Cuban-American relations thaw.
There is one incontrovertible fact about Cuba that underpins relations between the United States and Cuba: It is only approximately ninety miles away.
From the U.S. long-run perspective, it is essential that Cuba ultimately come into what international relations specialists call our “sphere of influence.” The Cuban Missile Crisis, in October of 1962, underscored that view. That crisis saw a direct confrontation between the Soviet Union and the United States over the Soviet placement of ballistic missiles in Cuba. Many believe that was the closest we came to a nuclear confrontation in the Cold War years.
Yet the United States has had a long running special relationship with Cuba. It began since just before Cuba became an independent country. The United States in the Spanish-American War in 1898 wrestled Cuba, Guam and Puerto Rico from Spain. Cuban independence was proclaimed in 1902. And the United States’ “special relationship” with Cuba was cemented by the several Cuban American Treaties of 1903, which provided for a perpetual lease of a U.S. naval base in Guantanamo. In conjunction with this, the U.S. agreed to withdraw all of its forces, which had remained there since the Spanish-American War.
From the Cuban long-run perspective, trade with the U.S., and tourism from it, are long-run necessities, economically speaking. Despite many efforts to expand the economic base of Cuba, by a variety of governments there, it has still been basically a one-crop economy–sugar. In the 1930’s, with considerable involvement by organized crime, especially with gambling and prostitution, a significant tourism industry, mainly from the U.S., was developed.
That ended following the victory, in January of 1959, of Fidel Castro’s revolutionary “July 26 Movement” over the dictator Fulgencio Batista. Castro’s Agrarian Reform Law, which nationalized all of the sugar producing lands, the nationalization of the few Cuban oil companies, both of which were largely American owned, the legalization of the Communist Party in Cuba, and the signing of a trade agreement with the U.S.S.R, in February of 1960, all in our “backyard,” so to say, were steps much too far for the United States government. In October of 1960, Eisenhower’s administration placed an embargo on all exports to Cuba (extended to ban imports, in 1962). Many scholars believe that because the world at that time was basically bi-polar, the U.S. actions further drove Cuba into the Soviet camp.
When the Soviet Union dissolved, between 1988-91, it appeared to many to be only a matter of time before age attrition of Cuba’s leaders and natural economic forces would lead to a resumption of relations between the United States and Cuba. Russian aid and subsidies to the Cuban economy, as well as Russian tourism, began a steady decline. It should be noted that the American tourist industry, especially in the Caribbean, where Cuba is the largest country, has grown to enormous proportions in the past two decades.
In the United States, the large Cuban expatriate population, largely settled in southern Florida, has become a significant political force. There had been a Cuban emigration wave from back in the days of the Spanish-American War. This paled compared to the waves of Cubans who made it out of Cuba since Castro took over. It is important to differentiate between those Cubans who arrived on Florida’s shores in the early 1960’s. The first group fled the emergence of Castro. They were largely supporters of the dictator Batista, and economically dependent on his policies. The second wave included many who were sympathetic to Castro’s early goals. But they became alarmed when, nightly, they heard the execution shots fired from the sports arenas at a growing number of their friends and acquaintances. Many took “vacations” to Mexico from which they came to Florida. Then came their children, most of whom were born in the United States. The first wave of Cuban immigrants are vocal and sometimes violent in their opposition to opening relations with Cuba. They largely support the conservative wing of the Republican Party. The second wave, in my experience, and supported by some poll data, are more flexible. It is obvious that as Fidel Castro has aged, almost to oblivion, so have many from those first two waves. The first anti-Castro immigrants’ wealth, however, is disproportionate to their numbers as is their political power. The children of both waves, while covering the range of possible opinions on opening relations with Cuba, are largely more receptive to the idea.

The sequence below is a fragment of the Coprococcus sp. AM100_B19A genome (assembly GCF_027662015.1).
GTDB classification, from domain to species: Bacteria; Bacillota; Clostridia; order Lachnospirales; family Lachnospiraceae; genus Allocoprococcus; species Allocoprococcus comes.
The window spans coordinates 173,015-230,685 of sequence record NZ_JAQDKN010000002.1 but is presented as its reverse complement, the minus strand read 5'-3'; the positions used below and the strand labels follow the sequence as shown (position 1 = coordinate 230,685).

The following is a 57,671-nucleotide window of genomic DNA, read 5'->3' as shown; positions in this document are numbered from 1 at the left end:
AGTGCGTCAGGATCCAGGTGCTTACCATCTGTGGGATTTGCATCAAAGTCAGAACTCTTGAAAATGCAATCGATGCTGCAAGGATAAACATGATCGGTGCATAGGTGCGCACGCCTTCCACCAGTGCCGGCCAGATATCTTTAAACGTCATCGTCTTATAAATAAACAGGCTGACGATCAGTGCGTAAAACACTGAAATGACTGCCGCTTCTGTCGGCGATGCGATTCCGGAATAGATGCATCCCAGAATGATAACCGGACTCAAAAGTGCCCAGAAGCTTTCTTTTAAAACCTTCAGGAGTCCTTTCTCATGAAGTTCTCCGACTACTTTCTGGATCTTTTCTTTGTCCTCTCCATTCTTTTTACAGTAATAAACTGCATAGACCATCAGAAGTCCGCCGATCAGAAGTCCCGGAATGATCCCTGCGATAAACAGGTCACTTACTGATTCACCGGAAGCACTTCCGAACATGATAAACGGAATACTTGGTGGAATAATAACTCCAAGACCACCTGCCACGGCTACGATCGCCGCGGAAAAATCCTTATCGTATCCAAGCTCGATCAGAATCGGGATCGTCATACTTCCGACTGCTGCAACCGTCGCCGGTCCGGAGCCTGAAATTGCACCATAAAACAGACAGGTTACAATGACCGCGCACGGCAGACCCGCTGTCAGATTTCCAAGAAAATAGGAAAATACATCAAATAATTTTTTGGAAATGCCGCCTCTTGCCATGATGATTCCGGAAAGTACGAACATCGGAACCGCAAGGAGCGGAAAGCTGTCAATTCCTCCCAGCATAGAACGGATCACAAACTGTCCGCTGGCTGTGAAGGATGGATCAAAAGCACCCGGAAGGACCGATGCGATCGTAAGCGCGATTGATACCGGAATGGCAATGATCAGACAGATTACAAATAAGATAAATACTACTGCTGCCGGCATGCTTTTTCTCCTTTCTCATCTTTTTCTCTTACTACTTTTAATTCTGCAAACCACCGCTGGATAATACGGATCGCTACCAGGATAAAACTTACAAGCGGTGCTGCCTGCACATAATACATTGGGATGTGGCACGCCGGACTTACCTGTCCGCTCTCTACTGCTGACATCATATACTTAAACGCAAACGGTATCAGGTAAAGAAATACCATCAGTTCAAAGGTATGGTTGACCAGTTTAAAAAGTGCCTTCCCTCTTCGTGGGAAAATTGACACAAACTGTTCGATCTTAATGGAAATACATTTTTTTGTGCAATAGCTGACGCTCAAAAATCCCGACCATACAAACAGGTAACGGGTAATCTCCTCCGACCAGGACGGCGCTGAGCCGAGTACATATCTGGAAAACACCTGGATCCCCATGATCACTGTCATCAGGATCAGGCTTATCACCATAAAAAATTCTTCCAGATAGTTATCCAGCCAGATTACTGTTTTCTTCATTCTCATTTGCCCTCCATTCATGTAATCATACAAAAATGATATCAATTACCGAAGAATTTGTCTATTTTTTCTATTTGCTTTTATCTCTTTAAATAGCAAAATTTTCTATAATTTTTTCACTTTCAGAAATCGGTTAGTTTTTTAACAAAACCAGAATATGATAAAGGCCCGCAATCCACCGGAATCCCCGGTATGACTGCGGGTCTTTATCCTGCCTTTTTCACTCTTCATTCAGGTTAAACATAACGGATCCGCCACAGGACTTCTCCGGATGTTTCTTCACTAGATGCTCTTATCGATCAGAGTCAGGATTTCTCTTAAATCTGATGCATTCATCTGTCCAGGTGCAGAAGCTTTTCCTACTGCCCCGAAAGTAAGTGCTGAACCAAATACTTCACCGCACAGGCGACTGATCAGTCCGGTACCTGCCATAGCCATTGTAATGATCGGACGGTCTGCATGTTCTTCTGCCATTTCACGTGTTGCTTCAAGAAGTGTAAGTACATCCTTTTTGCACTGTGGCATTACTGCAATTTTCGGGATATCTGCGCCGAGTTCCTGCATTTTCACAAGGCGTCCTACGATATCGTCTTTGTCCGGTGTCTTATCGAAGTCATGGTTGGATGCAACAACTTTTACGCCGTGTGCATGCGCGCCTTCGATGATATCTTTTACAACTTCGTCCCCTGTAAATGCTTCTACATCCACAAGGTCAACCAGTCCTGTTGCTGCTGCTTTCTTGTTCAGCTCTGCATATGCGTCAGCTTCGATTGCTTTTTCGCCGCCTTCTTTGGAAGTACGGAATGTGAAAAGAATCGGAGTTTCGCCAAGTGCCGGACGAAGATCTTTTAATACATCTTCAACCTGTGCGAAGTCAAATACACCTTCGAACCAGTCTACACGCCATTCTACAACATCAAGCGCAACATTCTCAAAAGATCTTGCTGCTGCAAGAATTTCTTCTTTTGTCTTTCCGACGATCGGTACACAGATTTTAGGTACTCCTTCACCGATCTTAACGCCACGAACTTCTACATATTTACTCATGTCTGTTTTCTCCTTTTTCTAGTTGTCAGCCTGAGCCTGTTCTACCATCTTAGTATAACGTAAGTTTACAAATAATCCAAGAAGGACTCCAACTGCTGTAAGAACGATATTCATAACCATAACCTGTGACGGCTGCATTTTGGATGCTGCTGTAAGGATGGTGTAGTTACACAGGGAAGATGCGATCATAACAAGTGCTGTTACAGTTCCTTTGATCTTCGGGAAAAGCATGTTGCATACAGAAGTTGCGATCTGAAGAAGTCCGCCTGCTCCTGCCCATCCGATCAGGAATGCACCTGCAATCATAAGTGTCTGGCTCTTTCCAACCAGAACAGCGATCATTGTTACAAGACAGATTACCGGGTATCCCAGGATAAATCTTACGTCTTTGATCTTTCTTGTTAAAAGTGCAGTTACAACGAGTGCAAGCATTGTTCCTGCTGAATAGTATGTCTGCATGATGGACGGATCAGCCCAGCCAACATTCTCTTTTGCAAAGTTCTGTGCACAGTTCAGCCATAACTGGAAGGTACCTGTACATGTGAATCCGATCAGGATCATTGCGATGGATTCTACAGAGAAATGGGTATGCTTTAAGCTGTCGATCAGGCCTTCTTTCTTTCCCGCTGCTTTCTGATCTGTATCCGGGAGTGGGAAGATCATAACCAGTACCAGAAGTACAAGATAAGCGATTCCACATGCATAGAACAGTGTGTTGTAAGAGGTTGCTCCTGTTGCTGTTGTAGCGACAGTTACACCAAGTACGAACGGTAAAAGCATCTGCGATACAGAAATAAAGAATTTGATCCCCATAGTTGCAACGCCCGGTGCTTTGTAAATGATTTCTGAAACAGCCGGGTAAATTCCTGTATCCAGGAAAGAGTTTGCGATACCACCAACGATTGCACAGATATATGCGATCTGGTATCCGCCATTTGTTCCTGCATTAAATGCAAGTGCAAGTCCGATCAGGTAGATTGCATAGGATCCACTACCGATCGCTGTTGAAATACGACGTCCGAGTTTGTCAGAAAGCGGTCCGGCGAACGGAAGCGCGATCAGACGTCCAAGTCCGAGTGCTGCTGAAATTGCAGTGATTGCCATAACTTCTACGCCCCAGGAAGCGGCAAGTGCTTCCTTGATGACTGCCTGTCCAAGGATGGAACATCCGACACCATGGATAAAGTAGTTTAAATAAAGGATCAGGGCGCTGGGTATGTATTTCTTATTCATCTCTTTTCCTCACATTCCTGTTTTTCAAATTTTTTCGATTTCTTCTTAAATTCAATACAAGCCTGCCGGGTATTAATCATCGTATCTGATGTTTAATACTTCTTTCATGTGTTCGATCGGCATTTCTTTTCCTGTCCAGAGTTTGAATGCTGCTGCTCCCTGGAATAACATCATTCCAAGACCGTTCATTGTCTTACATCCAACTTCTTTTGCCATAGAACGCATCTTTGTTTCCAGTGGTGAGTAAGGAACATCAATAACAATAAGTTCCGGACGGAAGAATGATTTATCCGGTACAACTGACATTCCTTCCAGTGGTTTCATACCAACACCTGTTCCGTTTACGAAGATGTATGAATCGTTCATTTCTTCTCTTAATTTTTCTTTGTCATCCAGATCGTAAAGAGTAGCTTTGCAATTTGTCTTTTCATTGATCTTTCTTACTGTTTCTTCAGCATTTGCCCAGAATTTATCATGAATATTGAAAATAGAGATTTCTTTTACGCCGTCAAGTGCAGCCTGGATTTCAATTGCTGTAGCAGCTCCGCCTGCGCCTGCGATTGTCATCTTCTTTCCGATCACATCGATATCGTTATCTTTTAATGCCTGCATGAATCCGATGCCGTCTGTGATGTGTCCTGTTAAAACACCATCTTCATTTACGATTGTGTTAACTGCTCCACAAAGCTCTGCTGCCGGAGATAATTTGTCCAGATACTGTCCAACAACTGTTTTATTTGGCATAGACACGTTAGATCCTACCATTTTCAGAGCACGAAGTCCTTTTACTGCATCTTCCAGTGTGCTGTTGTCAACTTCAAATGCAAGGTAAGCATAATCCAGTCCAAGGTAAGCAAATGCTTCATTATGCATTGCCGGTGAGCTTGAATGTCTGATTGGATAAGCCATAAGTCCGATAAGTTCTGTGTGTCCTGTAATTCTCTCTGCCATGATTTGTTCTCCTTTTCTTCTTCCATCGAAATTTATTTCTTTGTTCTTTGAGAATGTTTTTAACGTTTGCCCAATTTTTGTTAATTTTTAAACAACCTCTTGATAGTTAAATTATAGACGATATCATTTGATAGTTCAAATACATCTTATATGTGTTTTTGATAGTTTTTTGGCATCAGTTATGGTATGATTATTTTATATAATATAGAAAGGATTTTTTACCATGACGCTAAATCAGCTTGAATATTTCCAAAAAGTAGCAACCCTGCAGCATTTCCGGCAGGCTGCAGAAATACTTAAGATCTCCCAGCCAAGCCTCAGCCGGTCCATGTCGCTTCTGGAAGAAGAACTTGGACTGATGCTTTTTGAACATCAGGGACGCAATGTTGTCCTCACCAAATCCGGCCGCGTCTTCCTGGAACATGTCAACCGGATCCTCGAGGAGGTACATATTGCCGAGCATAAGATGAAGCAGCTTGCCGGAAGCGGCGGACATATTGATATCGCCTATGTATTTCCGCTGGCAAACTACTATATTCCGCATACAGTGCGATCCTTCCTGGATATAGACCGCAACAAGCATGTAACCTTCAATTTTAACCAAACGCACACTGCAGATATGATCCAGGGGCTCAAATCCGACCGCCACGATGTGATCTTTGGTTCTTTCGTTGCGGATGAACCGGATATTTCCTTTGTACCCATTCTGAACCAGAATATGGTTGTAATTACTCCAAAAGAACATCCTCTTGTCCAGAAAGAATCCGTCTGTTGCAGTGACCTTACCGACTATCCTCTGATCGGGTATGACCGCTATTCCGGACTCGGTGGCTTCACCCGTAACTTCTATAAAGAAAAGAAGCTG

Against this background, and with the path paved by the diplomatic efforts of the remarkable Pope Francis, secret discussions held in Canada and Vatican City have led to a first thaw in the opening of relations with Cuba. President Obama, on December 17, 2014, lifted the ban on travel to Cuba, and the opening of a U.S. embassy In Havana.
These important first steps in the normalization of relations with Cuba have been, as expected, denounced by those remaining from the first wave of immigrants, largely pro-Batista Cubans, and some from their children, most vocally Senator Marco Rubio from Florida. The second generation of Cuban-Americans are largely supportive of President Obama’s move.
After all, the aged Fidel is largely irrelevant, and his brother Raul, who leads Cuba now, is 83. The time is right. It remains to be seen how extreme and effective those who oppose Obama’s move will become. Lifting the embargo is a necessary next step, but remember, it will take an act of Congress to lift the embargo.